Université catholique de Louvain/ELIA
In my training as agricultural engineer (AgroParisTech, France), I was stricken by the fact that technical, ecological, social, political and philosophical dimensions are deeply intertwinned in food and agriculture related issues. Continuous contacts with farmers from the North and the South convinced me of the interest to learn navigating within this complexity. I am trying to develop humbly and step by step the knowledge, skills and posture to tend toward this ideal and contribute as a scientist to make food systems more sustainable. My first experiences took place in various contexts:
– management of organic coffee in agroforestry systems in Peru;
– designing grassland based livestock systems in France and assessing their economic and environmental impacts using a collective design game or analysing data of large scale systemic experimental trials;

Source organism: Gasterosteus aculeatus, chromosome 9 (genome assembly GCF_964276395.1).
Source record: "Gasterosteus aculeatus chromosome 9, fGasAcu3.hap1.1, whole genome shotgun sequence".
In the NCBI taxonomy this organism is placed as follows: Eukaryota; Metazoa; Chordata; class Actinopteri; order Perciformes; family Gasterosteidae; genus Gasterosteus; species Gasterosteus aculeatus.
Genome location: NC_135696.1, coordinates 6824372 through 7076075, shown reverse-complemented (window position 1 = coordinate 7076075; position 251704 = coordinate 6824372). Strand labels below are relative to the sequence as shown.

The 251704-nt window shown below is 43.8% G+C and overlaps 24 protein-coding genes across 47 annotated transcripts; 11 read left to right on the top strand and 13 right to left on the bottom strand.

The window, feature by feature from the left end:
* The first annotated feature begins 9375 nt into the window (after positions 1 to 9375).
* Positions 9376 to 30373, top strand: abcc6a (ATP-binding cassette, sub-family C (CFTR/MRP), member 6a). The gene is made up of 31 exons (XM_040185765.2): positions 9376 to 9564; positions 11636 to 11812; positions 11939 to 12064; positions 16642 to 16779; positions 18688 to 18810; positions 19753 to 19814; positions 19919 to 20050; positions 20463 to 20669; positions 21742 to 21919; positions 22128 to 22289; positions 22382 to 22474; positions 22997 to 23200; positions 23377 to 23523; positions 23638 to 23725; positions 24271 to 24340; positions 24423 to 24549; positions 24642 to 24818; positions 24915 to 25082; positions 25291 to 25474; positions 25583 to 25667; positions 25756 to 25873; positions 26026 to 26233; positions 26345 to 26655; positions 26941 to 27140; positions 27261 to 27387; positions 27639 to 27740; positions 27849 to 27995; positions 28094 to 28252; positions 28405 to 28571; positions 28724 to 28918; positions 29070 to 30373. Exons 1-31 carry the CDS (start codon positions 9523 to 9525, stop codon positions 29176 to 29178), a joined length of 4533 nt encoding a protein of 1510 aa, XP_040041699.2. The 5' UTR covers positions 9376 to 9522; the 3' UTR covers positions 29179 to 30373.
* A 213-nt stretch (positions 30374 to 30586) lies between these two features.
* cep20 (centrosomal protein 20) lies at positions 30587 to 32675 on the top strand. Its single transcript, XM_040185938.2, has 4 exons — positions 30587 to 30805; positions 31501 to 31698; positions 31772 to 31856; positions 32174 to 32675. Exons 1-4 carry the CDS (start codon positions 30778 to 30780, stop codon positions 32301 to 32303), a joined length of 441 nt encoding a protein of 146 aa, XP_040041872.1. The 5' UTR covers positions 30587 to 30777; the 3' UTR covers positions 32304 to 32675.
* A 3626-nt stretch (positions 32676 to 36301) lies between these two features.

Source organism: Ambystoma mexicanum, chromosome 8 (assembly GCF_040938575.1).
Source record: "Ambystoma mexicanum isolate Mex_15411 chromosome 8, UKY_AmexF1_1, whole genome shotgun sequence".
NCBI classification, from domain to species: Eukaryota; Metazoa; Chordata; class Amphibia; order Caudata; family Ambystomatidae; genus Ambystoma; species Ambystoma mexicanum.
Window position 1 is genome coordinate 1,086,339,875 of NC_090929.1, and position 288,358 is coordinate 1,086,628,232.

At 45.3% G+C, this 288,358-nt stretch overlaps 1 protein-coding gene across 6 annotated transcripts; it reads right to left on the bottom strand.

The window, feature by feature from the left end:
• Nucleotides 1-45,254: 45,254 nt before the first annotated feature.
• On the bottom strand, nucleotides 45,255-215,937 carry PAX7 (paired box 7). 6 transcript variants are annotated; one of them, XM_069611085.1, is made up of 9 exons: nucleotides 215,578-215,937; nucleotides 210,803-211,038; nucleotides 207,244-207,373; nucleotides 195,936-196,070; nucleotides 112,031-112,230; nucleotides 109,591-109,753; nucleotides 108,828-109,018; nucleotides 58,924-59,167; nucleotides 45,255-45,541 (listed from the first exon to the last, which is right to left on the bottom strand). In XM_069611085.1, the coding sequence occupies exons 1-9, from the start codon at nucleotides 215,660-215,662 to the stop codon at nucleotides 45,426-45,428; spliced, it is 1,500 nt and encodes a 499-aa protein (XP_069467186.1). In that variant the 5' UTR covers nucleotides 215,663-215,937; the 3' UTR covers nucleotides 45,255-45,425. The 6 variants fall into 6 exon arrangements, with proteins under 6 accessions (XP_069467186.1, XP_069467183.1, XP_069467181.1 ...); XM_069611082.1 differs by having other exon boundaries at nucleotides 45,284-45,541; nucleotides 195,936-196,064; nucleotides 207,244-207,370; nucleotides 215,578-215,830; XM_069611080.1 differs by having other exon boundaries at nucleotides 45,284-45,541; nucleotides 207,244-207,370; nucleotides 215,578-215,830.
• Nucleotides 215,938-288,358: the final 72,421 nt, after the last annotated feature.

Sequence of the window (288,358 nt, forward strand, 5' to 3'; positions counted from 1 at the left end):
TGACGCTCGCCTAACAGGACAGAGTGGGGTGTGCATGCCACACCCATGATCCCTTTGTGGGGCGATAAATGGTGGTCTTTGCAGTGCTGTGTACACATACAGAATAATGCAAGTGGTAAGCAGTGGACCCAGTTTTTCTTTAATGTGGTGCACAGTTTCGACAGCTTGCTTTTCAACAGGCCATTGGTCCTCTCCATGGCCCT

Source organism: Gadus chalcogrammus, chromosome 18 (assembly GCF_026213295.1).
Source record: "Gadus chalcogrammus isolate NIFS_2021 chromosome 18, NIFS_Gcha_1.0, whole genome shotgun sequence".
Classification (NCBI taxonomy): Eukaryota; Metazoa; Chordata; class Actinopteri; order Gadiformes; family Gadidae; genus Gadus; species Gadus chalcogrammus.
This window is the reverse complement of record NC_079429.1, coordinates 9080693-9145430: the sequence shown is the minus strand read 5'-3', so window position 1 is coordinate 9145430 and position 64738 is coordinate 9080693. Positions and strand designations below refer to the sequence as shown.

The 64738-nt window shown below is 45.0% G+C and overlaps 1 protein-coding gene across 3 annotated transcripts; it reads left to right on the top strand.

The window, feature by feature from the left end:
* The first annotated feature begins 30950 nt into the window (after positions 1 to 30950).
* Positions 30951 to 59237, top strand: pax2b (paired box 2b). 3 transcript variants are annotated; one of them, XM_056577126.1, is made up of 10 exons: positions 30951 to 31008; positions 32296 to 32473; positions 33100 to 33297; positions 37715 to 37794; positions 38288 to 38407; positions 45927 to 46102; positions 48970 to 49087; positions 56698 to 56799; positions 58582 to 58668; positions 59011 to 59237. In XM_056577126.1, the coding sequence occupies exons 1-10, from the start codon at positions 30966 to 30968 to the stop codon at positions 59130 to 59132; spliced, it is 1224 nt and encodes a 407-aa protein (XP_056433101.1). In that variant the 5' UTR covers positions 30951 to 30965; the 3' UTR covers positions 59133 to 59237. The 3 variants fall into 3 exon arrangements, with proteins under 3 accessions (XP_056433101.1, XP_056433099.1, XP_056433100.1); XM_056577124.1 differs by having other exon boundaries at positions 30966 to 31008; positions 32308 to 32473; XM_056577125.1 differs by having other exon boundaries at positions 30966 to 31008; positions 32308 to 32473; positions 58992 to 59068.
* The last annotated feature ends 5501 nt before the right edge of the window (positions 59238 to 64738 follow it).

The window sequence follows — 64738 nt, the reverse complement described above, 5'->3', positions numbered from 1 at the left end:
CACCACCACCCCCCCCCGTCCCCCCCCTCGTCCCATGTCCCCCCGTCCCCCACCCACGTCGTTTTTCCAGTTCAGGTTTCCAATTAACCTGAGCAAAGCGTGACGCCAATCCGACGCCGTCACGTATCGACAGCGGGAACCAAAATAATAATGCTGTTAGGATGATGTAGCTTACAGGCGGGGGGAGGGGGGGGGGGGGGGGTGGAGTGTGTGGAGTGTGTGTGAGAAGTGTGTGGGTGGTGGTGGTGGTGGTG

– exploring the viability of small scale diversified organic market gardens (microfarms) in Ireland, France and the United Kingdom in rural and urban areas. This is on this topic that I did my PhD at INRA (France) combining quantitative methods (modeling) and qualitative approaches inspired by social sciences.
My work about microfarms brought me in touch with different alternative approaches to farming such as permaculture, natural farming and biointensive farming which I am keeping exploring to understand in which extent different worldviews or ways of perceiving nature can impact farming practices and may contribute to the agroecological transition.
I am currently working at UCL in the European Project DiverIMPACTS (http://www.diverimpacts.net/) where I am contributing to analyse and overcome the barriers to agricultural diversification at the farm and value chain levels for different productions (cereals, vegetables, livestock) in different contexts and European country.